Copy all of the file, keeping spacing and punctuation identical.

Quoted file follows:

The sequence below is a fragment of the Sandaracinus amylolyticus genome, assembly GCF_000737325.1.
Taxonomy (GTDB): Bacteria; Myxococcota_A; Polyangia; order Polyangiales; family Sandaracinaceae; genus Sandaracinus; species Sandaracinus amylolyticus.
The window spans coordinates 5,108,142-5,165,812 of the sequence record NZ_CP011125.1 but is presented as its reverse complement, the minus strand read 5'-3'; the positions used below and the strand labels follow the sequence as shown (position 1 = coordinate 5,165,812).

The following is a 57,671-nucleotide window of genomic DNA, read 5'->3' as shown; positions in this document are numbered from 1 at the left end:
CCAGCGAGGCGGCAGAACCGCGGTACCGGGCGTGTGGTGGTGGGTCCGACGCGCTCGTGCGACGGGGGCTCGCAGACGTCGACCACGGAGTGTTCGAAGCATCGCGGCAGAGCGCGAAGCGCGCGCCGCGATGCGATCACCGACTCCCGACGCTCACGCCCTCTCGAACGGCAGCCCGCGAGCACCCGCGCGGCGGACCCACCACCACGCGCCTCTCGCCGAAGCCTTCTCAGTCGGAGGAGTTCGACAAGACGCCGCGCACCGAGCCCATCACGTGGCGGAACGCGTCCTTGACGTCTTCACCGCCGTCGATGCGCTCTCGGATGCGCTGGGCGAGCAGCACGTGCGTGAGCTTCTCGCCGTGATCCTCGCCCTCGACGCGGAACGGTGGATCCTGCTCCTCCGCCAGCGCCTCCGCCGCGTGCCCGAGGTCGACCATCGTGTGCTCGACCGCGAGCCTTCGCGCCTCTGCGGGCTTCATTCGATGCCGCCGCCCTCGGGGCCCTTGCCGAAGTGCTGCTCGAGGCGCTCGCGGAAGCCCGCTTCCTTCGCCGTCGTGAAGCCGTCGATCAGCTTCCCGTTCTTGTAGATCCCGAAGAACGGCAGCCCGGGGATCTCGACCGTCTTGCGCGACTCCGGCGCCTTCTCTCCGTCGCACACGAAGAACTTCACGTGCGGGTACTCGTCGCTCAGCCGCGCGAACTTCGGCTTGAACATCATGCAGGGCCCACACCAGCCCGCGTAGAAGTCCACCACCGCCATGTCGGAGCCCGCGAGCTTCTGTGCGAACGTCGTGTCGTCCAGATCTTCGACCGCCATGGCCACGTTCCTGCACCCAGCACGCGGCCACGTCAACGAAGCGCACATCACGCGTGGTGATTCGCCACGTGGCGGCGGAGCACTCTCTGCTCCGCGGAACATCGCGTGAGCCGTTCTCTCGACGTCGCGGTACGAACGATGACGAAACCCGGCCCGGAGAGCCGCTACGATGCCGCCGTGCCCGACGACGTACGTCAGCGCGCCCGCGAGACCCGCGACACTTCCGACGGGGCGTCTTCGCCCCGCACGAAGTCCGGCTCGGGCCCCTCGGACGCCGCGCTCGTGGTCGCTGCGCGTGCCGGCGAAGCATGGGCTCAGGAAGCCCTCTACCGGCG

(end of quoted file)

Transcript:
The sequence below is a fragment of the Sandaracinus amylolyticus genome, assembly GCF_000737325.1.
Taxonomy (GTDB): Bacteria; Myxococcota_A; Polyangia; order Polyangiales; family Sandaracinaceae; genus Sandaracinus; species Sandaracinus amylolyticus.
The window spans coordinates 5,108,142-5,165,812 of the sequence record NZ_CP011125.1 but is presented as its reverse complement, the minus strand read 5'-3'; the positions used below and the strand labels follow the sequence as shown (position 1 = coordinate 5,165,812).

The following is a 57,671-nucleotide window of genomic DNA, read 5'->3' as shown; positions in this document are numbered from 1 at the left end:
CCAGCGAGGCGGCAGAACCGCGGTACCGGGCGTGTGGTGGTGGGTCCGACGCGCTCGTGCGACGGGGGCTCGCAGACGTCGACCACGGAGTGTTCGAAGCATCGCGGCAGAGCGCGAAGCGCGCGCCGCGATGCGATCACCGACTCCCGACGCTCACGCCCTCTCGAACGGCAGCCCGCGAGCACCCGCGCGGCGGACCCACCACCACGCGCCTCTCGCCGAAGCCTTCTCAGTCGGAGGAGTTCGACAAGACGCCGCGCACCGAGCCCATCACGTGGCGGAACGCGTCCTTGACGTCTTCACCGCCGTCGATGCGCTCTCGGATGCGCTGGGCGAGCAGCACGTGCGTGAGCTTCTCGCCGTGATCCTCGCCCTCGACGCGGAACGGTGGATCCTGCTCCTCCGCCAGCGCCTCCGCCGCGTGCCCGAGGTCGACCATCGTGTGCTCGACCGCGAGCCTTCGCGCCTCTGCGGGCTTCATTCGATGCCGCCGCCCTCGGGGCCCTTGCCGAAGTGCTGCTCGAGGCGCTCGCGGAAGCCCGCTTCCTTCGCCGTCGTGAAGCCGTCGATCAGCTTCCCGTTCTTGTAGATCCCGAAGAACGGCAGCCCGGGGATCTCGACCGTCTTGCGCGACTCCGGCGCCTTCTCTCCGTCGCACACGAAGAACTTCACGTGCGGGTACTCGTCGCTCAGCCGCGCGAACTTCGGCTTGAACATCATGCAGGGCCCACACCAGCCCGCGTAGAAGTCCACCACCGCCATGTCGGAGCCCGCGAGCTTCTGTGCGAACGTCGTGTCGTCCAGATCTTCGACCGCCATGGCCACGTTCCTGCACCCAGCACGCGGCCACGTCAACGAAGCGCACATCACGCGTGGTGATTCGCCACGTGGCGGCGGAGCACTCTCTGCTCCGCGGAACATCGCGTGAGCCGTTCTCTCGACGTCGCGGTACGAACGATGACGAAACCCGGCCCGGAGAGCCGCTACGATGCCGCCGTGCCCGACGACGTACGTCAGCGCGCCCGCGAGACCCGCGACACTTCCGACGGGGCGTCTTCGCCCCGCACGAAGTCCGGCTCGGGCCCCTCGGACGCCGCGCTCGTGGTCGCTGCGCGTGCCGGCGAAGCATGGGCTCAGGAAGCCCTCTACCGGCG